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As we all know that what is the SOP? As its very popular. But my question arises when, pentesting this functionality.

AS SOP provide the website to call the resources only from its domain. Ex. http: //example.com/ have the SOP functionality then Only resources can call from this (example.com) domain.

Now, How the attacker might get damage this? I think its very simple functionality. So i want to know about what vulnerabilities can arise here?.

It might be Out of scope but really i didn't find it on the google.

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As we all know that what is the SOP? As its very popular. But my question arises when, pentesting this functionality.

AS SOP provide the website to call the resources only from its domain. Ex. http: //example.com/ have the SOP functionality then Only resources can call from this (example.com) domain.

Before you go ahead and try to pentest, you need a more than vague understanding of how it works. Mozilla's MDN webdocs provide a very good starting point.

How the attacker might get damage this? I think its very simple functionality. So i want to know about what vulnerabilities can arise here?.

The same-origin policy (SOP) is a browser-level security control that dictates how a document or script belonging to one origin can interact with a resource from some other origin. Basically, SOP prevents scripts running under one origin from reading data from another origin. There may be cases where an app needs to allow other origins for resource access. This is achieved by using Cross Origin Resource Sharing. There can be potential security issues due to CORS mis-configurations. There are basically two ways in which CORS allows cross origin communications:

  1. Access Control Headers: For every cross domain request the resource server issues access control headers in response which indicate if the requested access can be provided. TO gain a full understanding of how and when these headers are used and how they are interpreted by the browsers, I point you back to the MDN references.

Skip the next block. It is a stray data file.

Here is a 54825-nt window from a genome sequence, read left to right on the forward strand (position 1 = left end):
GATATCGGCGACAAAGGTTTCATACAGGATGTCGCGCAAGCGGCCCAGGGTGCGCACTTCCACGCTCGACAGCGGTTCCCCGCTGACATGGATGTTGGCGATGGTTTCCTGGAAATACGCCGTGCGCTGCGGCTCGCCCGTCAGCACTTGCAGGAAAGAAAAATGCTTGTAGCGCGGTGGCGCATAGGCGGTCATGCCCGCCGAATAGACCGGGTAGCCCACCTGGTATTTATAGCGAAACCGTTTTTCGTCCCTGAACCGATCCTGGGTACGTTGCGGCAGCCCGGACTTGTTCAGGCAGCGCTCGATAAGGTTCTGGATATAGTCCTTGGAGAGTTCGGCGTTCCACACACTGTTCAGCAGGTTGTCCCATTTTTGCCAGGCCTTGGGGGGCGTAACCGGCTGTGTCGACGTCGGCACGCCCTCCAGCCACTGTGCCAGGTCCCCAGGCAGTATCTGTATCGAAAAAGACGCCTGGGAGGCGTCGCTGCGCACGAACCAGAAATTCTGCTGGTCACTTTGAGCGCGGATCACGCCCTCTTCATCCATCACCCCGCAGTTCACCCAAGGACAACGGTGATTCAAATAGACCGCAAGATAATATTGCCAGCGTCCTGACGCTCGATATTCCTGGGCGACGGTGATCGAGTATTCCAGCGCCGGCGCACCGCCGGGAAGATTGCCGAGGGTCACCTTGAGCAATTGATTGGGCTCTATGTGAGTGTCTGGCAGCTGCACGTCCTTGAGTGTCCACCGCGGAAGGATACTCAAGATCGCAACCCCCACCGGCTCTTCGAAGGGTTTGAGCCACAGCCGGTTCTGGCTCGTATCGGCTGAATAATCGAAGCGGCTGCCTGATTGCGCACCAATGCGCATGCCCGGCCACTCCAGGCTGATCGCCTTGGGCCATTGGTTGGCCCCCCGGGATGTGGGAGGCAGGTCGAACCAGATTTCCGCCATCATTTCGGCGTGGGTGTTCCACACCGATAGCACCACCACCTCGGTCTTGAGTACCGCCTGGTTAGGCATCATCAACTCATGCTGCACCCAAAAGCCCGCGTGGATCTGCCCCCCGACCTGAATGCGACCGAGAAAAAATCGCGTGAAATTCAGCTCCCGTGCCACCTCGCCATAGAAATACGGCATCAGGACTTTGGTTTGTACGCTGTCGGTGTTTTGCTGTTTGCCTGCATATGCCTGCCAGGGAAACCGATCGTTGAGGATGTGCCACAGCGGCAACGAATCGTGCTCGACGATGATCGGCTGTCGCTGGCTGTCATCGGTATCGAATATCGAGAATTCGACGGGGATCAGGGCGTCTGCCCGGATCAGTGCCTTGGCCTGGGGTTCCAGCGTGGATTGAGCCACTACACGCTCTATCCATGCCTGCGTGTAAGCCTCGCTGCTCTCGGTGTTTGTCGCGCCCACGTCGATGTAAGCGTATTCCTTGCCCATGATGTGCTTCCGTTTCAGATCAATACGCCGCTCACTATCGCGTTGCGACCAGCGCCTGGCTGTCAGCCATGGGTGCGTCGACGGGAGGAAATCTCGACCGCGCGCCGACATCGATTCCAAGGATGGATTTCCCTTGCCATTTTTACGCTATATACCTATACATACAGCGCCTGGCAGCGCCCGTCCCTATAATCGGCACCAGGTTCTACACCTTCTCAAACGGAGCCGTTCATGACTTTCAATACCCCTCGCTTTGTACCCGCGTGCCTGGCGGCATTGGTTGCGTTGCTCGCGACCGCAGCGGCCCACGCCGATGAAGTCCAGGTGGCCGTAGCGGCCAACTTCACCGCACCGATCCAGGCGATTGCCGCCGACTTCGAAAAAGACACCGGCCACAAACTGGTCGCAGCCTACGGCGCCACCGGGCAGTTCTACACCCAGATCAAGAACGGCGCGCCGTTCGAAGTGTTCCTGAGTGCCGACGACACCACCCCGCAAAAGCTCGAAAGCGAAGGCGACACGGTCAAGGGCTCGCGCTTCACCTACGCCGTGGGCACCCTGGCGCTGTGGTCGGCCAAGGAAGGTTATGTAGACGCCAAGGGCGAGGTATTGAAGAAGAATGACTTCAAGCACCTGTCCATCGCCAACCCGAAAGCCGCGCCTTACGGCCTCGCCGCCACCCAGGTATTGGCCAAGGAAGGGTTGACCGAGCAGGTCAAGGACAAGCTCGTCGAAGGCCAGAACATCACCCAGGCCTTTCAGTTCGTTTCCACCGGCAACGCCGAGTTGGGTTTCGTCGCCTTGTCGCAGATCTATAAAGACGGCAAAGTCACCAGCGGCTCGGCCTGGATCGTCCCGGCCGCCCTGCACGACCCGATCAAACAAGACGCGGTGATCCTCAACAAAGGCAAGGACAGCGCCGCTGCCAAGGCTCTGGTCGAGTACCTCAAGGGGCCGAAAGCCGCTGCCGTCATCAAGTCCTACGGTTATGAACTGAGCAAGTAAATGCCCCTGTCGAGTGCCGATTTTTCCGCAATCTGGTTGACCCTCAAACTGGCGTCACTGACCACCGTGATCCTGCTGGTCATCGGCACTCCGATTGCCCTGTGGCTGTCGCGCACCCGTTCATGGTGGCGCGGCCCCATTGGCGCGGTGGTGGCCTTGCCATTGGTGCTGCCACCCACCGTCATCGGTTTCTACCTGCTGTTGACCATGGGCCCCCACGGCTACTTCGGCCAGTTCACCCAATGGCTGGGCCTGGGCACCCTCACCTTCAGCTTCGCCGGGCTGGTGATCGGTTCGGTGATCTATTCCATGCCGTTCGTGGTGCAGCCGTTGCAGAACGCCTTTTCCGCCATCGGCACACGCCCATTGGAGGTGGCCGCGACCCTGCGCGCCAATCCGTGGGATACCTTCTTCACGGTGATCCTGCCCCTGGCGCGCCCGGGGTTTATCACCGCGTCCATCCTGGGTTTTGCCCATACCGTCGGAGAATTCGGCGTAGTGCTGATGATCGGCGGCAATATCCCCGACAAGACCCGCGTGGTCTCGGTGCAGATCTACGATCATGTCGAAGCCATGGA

Recently the guys at PortSwigger came up with a blog post, highlighting vulnerabilities arising due to CORS mis-configurations.

  1. HTML5 postMessage API: The Window.postMessage() method, introduced in HTML5, allows JavaScript code running on different origins to communicate with each other in a bidirectional manner. e.g. This API can be used for communication between an iframe and its parent document.

This blog post highlights potential security issues in postMessage API implementations.

Recommended reads:

Why is the same origin policy so important?

How does CSRF correlate with Same Origin Policy

  • Thanks for this awesome answering. You are absolutely right! and i also agreed (when you brings up the cors concept in the SOP). But suppose that the website using only the same origin Policy, no CORS is there. Now, how i should pentest/test the SOP functionality? – januu agrawal Oct 5 '17 at 14:12
  • @januuagrawal In that case there is nothing much to pentest. We are talking about a browser based security control here. SOP is not something controlled by the application developer. SOP will work the same way for your web app and say a popular app like Google.com. Hence the statement that "Website is using SOP", is incorrect. – Shurmajee Oct 6 '17 at 4:45
  • hello, yeah i got you are saying. But May i ask you something in cors query (a small one). If the website request a cross domain request then, how will request be treated? Is the web browser automatically use CORS? – januu agrawal Oct 8 '17 at 9:30
  • The references included in my answer have the information that you are looking for. It is one of those things which can not be summarized in a comment as there are too many ifs and buts involved. First, you have to understand how CORS works. Read the Mozilla documentation and the PortSwigger blog. No shortcuts here! – Shurmajee Oct 10 '17 at 7:13
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To exploit web services with SOP enabled, the focus shifts from XSS to rogue user data uploads and exploiting vulnerabilities which provide the attacker a method to host/manipulate data hosted on the origin server domain itself.

A client-side approach would be to direct DNS/proxy requests for example.com to a rogue/malicious destination but this takes things to the network layer and isn't strictly a valid penetration of the web-service itself. For example network man-in-the-middle attacks or client-side trickery using something like a poisontap.

Hope this was the type of information you were looking for.

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